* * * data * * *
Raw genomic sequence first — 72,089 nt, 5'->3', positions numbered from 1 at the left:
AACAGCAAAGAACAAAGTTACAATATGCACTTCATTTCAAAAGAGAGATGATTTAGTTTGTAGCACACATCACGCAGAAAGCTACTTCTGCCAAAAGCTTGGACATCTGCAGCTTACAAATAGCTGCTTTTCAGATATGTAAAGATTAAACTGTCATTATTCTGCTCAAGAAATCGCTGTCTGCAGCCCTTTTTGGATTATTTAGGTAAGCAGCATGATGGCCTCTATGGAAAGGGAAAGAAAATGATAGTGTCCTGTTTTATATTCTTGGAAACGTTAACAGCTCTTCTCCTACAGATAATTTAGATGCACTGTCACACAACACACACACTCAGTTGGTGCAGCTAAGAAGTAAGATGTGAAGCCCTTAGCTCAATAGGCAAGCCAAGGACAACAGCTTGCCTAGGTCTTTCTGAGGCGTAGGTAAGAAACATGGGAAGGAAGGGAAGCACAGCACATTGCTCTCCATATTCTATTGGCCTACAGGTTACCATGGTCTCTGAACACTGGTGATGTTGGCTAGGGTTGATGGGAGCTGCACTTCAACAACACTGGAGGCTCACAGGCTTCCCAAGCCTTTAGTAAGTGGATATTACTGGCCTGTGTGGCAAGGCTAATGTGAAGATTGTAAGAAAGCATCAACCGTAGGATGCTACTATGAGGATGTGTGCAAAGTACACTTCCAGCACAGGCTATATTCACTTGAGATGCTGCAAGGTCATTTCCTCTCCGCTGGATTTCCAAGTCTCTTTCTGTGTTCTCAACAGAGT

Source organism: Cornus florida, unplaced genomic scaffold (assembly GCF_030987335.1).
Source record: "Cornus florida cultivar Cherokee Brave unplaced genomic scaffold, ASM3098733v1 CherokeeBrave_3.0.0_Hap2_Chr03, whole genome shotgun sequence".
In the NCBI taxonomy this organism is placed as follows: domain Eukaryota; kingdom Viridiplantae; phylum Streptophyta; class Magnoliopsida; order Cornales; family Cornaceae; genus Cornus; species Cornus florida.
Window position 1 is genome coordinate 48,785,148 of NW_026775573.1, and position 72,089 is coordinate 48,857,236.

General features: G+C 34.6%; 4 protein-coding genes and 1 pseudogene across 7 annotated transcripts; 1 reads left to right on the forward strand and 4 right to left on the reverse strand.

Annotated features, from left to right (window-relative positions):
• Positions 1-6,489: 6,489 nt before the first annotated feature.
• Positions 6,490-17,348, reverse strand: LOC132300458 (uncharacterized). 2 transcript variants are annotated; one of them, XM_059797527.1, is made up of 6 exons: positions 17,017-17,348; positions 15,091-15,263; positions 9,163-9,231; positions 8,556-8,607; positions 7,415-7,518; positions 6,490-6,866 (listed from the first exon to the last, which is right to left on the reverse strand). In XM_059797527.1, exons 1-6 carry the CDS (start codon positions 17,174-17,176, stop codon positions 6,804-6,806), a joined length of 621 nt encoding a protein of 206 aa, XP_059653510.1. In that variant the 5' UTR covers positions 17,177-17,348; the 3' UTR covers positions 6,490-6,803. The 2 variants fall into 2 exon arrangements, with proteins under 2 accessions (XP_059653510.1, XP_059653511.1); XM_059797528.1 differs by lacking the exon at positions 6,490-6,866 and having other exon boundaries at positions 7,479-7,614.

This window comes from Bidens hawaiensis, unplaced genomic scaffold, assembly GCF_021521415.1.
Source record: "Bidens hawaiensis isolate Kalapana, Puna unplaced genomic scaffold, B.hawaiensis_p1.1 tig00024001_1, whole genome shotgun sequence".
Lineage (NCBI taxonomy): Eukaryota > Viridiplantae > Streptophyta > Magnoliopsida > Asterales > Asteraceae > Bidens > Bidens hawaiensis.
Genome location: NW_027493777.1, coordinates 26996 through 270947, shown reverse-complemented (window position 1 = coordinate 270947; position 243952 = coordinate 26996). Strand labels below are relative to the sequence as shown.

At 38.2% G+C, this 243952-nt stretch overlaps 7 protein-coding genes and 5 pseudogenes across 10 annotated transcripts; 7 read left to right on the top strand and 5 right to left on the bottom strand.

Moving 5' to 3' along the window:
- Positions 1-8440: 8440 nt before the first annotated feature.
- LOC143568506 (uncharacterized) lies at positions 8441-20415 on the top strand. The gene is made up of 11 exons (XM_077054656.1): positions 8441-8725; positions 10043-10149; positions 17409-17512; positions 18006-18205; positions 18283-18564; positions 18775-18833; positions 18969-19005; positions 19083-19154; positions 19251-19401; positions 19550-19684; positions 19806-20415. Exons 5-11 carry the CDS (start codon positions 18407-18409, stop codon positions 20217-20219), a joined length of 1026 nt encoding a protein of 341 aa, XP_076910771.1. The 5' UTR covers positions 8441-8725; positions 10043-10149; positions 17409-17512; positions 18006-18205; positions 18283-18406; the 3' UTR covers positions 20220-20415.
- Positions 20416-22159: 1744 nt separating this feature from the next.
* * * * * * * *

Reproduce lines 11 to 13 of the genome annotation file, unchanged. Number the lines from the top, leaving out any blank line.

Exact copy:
This window comes from Bidens hawaiensis, unplaced genomic scaffold, assembly GCF_021521415.1.
Source record: "Bidens hawaiensis isolate Kalapana, Puna unplaced genomic scaffold, B.hawaiensis_p1.1 tig00024001_1, whole genome shotgun sequence".
Lineage (NCBI taxonomy): Eukaryota > Viridiplantae > Streptophyta > Magnoliopsida > Asterales > Asteraceae > Bidens > Bidens hawaiensis.